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Located in Rye, NY, the Marshlands Conservancy is a sharp contrast to the other historic sites within the Boston Post Road Historic District. The district contains two architectural jewels: Lounsberry, the Parsons estate, and the Jay Estate. Despite the lack of architectural features, the 147-acre nature preserve has important historical significance, as well as, natural amenities such as walking trails and many different varieties of birds and other fauna and flora. The Conservancy, now administered by Westchester County Parks, owes its existence to two donations by Zilph Palmer Devereux (120 acres), and Fanny Wickes Parsons (17 acres).

Picture of the Marshlands Conservancy

Cloud, Water, Sky, Plant

Example of a Yellow-Crowned Night Heron

Bird, Beak, Water, Feather

Bordering the Long Island Sound near the Parsons Estate and United Methodist Center is the Marshlands Conservancy, which has existed as a nature preserve since 1967. The property’s main features consist of open grasslands, tidal wetlands, and woodlands that host evergreen and deciduous trees of varying species. Besides flora, the conservancy serves as a residence to fauna on the shoreline, which is rich in marine life. The only building on campus is a small one-room block building that serves as the visitor’s center. This building hosts exhibits or holds audiences for programs with the staff naturalist.

The marshlands are home to many species of birds, such as the yellow-crowned night heron. This bird only has two known colonies in New York State. Other species habiting in the marshlands are green-backed heron, Canada geese, mallards, and other species, which use the grounds as a migratory stop throughout the year.

The Marshlands Conservancy and the surrounding area also contain evidence of pre-historic habitation, as well as Paleo-Indian activity, discovered through archeology within the district. These discoveries can be dated to the retreat of the Wisconsin glaciers from the area between 12,000 and 8,000 BCE that led to both environmental instability and the arrival of the Paleo-Indian population. Steatite vessel fragments and Vinette I pottery were found.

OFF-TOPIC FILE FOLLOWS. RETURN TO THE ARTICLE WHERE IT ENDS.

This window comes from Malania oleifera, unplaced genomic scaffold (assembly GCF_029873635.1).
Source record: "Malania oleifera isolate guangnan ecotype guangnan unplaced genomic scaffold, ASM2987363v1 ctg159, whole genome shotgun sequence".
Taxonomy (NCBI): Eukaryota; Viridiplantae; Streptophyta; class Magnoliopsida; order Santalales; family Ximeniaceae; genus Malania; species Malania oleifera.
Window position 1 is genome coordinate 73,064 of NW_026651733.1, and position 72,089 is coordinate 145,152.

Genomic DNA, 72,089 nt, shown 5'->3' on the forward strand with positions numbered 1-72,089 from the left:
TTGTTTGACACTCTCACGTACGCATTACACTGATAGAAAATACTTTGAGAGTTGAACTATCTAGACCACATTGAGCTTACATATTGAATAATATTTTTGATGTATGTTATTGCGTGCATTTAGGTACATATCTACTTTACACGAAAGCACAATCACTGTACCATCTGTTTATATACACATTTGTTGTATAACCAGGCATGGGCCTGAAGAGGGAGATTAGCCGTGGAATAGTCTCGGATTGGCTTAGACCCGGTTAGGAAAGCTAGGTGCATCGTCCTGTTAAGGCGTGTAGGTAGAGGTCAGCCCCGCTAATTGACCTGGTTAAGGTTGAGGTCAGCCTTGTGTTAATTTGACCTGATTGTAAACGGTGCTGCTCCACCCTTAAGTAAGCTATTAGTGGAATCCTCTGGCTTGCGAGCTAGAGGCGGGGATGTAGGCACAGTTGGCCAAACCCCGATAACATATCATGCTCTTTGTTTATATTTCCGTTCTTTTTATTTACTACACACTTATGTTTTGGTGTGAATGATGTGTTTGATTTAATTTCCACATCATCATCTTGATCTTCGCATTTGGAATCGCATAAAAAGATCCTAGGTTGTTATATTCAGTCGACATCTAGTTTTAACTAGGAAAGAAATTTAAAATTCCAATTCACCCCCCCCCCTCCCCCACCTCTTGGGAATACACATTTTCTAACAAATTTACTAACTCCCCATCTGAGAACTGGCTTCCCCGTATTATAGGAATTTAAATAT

The Conservancy was formed in 1967, when Zilph Palmer Devereux donated 120 acres to Westchester County in November of 1966. She made this donation under several conditions: that the land would be retained by the county and only used as a nature preserve for 50 years; that it would be properly maintained by the county; that access would be permanently restricted to Westchester County residents so long as the land was designated a preserve (though appropriate arrangements for non-County residents/persons and/or groups interested in conservation could also be made); and that no marina or bridge would not be allowed to operate for 25 years within a half-mile radius from the eastern or western lines of the property. In December of 1977, Fanny Wickes Parsons made the second smaller donation of 17 acres under the same provisions as Devereux’s donation.


The Bulletin and Journal for Archaeology of New York State, no. 91 13 - 26. Published Fall 1985. NYS Archaeology.

Accessed September 12th, 2021.

, National Register of Historic Places.

Boston Post Road Historic District, September 1982.

Accessed September 12th 2021.

Marshlands Conservancy, Westchester County Department of Parks.

Accessed September 12th 2021.

Milewski, Megan. “John E. Parsons, Jr. Collection .” Queens Community College.

Accessed September 30, 2021.

Bardusch, William E. “Liber 6682.” Rye: New York, November 9, 1966.

Morrow, George R. “Liber 7441.” Rye: New York, December 6, 1977.

“Zilph Palmer Devereux; Donated Estate to County.” Gannett Westchester Newspapers,

November 28, 1981.

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